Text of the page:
How African Companies are taking Business away from Multinationals


A number of multinational companies have in recent years entered the African market seeking growth opportunities. The likes of Nestlé, Unilever and Coca-Cola, that have a longer history with the continent, have also been making additional investments and expanding their reach.

But these multinationals’ ambitions to tap into Africa’s growth are not going unchallenged as domestic companies fight back for market share. A new report by global management consulting firm Boston Consulting Group (BCG) shows some of these international brands are losing ground to local opposition.

“The surprise that some of them have gotten is the quality of the local competition that has emerged,” says Patrick Dupoux, a BCG senior partner and co-author of the report.

One example of changing tides for multinationals is the case of Nestlé, the world’s biggest food and drinks company. In 2011 Nestlé talked of plans to invest $1.4bn to expand production capacity in Africa citing growing consumer demand. But in mid-2015 it announced plans to cut 15% of its workforce across 21 African countries because it over-estimated the rise of the middle class.

Local companies identified in the report that have outshined multinationals include South Africa-based mobile telecommunications company MTN, Kenyan FMCG manufacturer Bidco, Angolan beverage company Refriango and Moroccan banks Attijariwafa, BMCE, and Banque Populaire.

BCG attributes the rise of African brands to increased access to capital, modern technology, better skilled labour, and improved economic and political environments. But successful African companies also have certain ways of doing business that make them “very formidable”. In its report BCG highlights four reasons why African companies are beating multinationals.

1. Commitment to local markets

With no other markets to fall back on, BCG notes some African companies have been aggressive in their investment in their home and neighbouring countries, even when multinationals appeared hesitant. Moroccan insurer Saham Group for instance, has bought shareholding in companies in Angola, Kenya, Rwanda, and Nigeria – even though the insurance market in most of the continent is in the early stages of development. And when growth kicks in, as is projected, BCG says Saham will be in a good position to compete.

While multinationals continue to sell products made for western markets, African companies have also exhibited focus by developing products specifically for local tastes.

2. On-the-ground experience and proximity to decision makers

Multinationals could benefit from having top executives working in one market for longer than is often the case. BCG notes most multinationals use expatriates who typically get rotated every three years. As a result they don’t have adequate on-the-ground experience, strong industry relationships and understanding of local culture compared with their counterparts working for African companies who may have stayed in the same role for many years.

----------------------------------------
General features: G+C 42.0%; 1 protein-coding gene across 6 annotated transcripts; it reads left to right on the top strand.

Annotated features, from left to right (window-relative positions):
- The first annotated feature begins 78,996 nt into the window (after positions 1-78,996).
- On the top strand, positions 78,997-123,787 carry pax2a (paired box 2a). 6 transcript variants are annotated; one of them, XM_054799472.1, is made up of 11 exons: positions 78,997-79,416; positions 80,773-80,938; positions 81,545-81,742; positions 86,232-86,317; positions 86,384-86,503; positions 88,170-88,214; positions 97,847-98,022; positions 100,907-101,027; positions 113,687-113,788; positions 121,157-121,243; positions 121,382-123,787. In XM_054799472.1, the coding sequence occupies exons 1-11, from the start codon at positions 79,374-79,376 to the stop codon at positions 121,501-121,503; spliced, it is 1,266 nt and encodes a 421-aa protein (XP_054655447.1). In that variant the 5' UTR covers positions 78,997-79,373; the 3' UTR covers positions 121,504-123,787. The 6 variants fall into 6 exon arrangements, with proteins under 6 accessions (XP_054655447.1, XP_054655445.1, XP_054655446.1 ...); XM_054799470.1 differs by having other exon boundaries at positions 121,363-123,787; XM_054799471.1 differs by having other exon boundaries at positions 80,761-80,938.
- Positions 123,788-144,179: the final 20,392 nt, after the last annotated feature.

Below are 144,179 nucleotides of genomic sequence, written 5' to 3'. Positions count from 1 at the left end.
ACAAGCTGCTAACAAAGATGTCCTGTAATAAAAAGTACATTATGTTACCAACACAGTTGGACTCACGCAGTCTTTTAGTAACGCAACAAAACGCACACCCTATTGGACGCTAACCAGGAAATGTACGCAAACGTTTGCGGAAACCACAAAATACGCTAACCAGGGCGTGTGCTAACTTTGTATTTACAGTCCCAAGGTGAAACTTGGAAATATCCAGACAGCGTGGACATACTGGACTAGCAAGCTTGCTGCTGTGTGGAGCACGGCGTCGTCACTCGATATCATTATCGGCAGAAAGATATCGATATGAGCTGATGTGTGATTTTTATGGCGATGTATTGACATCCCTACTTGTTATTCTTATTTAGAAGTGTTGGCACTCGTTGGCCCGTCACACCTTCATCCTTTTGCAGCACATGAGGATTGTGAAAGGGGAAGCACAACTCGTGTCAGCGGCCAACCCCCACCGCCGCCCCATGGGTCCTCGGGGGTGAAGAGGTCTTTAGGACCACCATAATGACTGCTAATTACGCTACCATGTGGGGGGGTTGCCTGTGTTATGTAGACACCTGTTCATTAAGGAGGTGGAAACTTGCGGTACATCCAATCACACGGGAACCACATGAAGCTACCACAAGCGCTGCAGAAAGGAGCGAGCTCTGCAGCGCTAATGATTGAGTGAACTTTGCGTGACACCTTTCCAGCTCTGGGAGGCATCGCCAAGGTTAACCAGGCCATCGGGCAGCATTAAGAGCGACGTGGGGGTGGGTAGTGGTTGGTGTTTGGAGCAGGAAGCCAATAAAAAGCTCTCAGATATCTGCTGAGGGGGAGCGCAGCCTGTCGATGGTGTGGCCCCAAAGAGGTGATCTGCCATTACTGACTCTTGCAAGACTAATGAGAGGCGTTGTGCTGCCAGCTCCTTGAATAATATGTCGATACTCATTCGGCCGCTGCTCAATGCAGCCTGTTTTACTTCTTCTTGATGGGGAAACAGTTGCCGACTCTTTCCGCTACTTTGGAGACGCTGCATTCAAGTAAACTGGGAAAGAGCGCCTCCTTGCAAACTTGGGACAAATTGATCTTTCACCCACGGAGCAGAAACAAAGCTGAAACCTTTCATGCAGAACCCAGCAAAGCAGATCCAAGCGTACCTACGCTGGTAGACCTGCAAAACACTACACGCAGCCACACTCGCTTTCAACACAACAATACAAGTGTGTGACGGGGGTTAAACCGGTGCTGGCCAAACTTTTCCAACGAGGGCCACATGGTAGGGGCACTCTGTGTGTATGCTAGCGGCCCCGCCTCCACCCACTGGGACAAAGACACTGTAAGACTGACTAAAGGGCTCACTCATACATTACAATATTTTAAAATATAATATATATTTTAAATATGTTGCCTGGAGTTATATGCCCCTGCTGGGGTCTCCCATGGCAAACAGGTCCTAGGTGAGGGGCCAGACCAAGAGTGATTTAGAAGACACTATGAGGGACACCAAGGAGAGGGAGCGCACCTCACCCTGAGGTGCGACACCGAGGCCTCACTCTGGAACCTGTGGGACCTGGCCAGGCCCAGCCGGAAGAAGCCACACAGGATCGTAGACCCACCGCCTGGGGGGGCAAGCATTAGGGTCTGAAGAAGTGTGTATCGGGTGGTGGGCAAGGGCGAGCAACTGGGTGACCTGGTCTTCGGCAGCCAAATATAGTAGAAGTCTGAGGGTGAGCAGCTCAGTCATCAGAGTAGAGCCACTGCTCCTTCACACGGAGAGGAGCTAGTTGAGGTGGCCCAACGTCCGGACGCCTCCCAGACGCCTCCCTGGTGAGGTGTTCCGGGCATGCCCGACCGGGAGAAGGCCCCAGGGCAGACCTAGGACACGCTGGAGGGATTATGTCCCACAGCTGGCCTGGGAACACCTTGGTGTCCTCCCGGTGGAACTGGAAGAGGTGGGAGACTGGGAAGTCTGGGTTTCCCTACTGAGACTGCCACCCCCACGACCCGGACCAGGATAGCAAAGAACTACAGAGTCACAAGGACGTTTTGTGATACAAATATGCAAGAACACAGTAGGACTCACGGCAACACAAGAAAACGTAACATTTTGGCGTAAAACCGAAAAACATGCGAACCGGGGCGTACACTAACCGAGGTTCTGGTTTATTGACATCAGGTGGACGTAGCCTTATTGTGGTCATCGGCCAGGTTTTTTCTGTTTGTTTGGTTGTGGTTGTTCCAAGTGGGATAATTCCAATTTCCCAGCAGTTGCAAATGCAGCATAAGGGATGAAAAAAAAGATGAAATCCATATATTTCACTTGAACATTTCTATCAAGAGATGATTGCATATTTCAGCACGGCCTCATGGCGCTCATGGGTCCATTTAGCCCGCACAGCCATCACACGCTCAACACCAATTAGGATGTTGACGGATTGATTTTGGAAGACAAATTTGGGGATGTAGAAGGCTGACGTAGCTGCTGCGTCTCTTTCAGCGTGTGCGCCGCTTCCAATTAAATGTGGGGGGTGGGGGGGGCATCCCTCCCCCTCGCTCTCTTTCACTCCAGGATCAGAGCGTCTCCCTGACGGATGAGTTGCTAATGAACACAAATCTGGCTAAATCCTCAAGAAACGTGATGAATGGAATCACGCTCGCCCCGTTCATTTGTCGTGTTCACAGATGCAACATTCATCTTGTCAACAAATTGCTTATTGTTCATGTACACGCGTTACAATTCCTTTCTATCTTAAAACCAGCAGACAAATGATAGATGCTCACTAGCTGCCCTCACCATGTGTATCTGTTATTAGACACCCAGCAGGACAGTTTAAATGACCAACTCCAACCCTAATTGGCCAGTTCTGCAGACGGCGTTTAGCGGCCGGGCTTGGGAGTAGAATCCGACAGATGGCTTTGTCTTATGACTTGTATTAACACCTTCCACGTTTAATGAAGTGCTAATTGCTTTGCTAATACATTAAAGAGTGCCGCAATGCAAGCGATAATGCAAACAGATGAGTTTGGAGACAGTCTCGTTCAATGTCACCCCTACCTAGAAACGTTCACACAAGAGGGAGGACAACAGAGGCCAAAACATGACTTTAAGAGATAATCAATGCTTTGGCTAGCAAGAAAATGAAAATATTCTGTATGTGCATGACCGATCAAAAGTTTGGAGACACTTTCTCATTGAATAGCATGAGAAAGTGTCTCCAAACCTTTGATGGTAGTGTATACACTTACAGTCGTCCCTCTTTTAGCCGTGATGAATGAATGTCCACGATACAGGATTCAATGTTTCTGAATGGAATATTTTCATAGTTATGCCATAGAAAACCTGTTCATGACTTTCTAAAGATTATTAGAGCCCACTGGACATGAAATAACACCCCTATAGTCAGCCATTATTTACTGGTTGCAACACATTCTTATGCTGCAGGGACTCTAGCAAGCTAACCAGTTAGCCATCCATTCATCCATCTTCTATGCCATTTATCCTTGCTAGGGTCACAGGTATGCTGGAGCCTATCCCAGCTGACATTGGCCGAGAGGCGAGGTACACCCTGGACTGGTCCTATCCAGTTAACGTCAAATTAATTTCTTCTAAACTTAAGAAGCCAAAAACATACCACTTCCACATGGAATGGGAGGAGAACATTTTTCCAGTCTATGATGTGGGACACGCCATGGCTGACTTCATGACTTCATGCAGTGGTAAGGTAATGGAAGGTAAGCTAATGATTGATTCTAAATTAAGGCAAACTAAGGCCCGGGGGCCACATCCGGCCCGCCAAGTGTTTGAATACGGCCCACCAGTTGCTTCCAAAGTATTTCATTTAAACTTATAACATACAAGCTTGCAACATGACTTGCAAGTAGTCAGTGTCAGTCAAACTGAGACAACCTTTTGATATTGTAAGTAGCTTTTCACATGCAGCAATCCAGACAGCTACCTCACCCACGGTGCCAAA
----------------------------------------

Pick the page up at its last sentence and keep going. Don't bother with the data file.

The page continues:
This understanding of the market and connections with other industry players has helped some companies break into new parts of the value chain. Moroccan dairy company Copag, for instance, has leveraged its strong connections with producers of raw milk to expand beyond distribution into the manufacturing of cheese and yogurt.

But being of African nationality or lineage is not relevant in having on-the-ground experience, says BCG. What matters most is the time a senior executive accumulates in a market and their ability to understand local dynamics.

3. Superior grasp of information relevant to local markets

Multinationals should also learn to adapt to the lack of reliable data and cultivate their own sources as some African companies do. BCG cites the examples of Tanzanian company METL Group which collects market information using its salespeople and managers, and Kenyan manufacturer Bidco that leverages a database of more than 6,000 consumer email addresses to improve its understanding of what consumers want when they shop for cooking products, soaps and detergents.

African companies’ good understanding of the market has also influenced good judgement – even in the absence of data. Riding on the confidence of good operations in South Africa and Cameroon, mobile telecommunications company MTN expanded to Nigeria in 2001 even as multinationals that had a chance to bid on spectrum hesitated – afraid of risks and unaware of the opportunity. Today MTN has over 50 million subscribers in Nigeria.

4. Comfort with informal business environments

African companies have benefitted from being flexible in their processes, their engagement with distributors and response to customer needs. While US and European banks insist on customers having collateral for an account or loan, some African banks require only proof of identity and may even accept personal belongings as collateral.

Kenya's Equity Bank has found success by targeting low-income earners.
Kenya’s Equity Bank has found success by targeting low-income earners.

Kenya’s Equity Bank, for instance, has found success by making it easier for people to open bank accounts and access credit, especially those in the low-income and informal markets that were ignored by other banks.

Flexibility, even in decision making, gives local companies an upper hand compared to a multinational that may have to wait for the final word from executives sitting thousands of kilometres away. For example, in response to Ghana’s ongoing energy crisis, food manufacturer Promasidor quickly acquired additional generators, while some of its multinational rivals were out of the market for months as they waited for decision-makers in Europe to approve their purchases of generators.

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